As may be seen, at a given time and at a value C of the monitored actuator condition parameter, the value, or the rate of change of the value, of the monitored system parameter, input shaft and/or engine speed, will change in a manner associated with (i.e. predicted for) incipient clutch engagement. Typically, the monitored change in value, or change in the rate of change in value, of the monitored system parameter will be compared to a reference change value. When the monitored change value equals the reference change value, the current monitored actuator condition parameter value, C, will be stored as the value corresponding to incipient clutch engagement.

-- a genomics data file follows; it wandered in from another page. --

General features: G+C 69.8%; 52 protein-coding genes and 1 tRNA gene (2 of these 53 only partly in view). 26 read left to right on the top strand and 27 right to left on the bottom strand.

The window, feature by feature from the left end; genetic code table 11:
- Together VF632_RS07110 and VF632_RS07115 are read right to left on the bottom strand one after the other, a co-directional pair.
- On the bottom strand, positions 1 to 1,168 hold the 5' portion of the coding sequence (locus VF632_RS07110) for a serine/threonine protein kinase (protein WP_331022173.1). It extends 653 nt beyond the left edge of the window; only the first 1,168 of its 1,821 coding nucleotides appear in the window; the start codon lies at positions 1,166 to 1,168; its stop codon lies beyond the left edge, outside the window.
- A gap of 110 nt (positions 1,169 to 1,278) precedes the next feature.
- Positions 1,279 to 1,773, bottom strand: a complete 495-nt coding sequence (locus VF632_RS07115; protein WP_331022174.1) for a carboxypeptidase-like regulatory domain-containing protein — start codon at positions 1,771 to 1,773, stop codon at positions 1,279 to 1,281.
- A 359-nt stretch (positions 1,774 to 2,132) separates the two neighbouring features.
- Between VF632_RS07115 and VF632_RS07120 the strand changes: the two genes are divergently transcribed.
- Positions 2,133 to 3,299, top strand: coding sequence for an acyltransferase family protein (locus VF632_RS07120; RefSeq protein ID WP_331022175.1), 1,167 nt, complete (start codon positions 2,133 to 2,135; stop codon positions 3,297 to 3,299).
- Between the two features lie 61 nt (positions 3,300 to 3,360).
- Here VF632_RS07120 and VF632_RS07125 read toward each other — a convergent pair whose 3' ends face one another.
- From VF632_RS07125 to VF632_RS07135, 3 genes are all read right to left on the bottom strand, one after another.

Accordingly, as may be seen, an automatic clutch control system, preferably for use in connection with a vehicle equipped with an automatic mechanical transmission system, is provided which includes logic for engaging the clutch in a modulated manner including moving the clutch from the fully disengaged to the incipient engagement position rapidly and then fully engaging the clutch in a modulated manner. The point of incipient, or preferably almost incipient, clutch engagement is achieved by commanding the clutch actuator to assume a condition wherein one or more of the monitored/controlled actuator parameters is caused to assume a value corresponding to incipient, or preferably almost incipient, clutch engagement, which value is periodically updated by monitoring of selected system parameters, such as engine and/or input shaft speed, which behave in a predictable manner at incipient clutch engagement.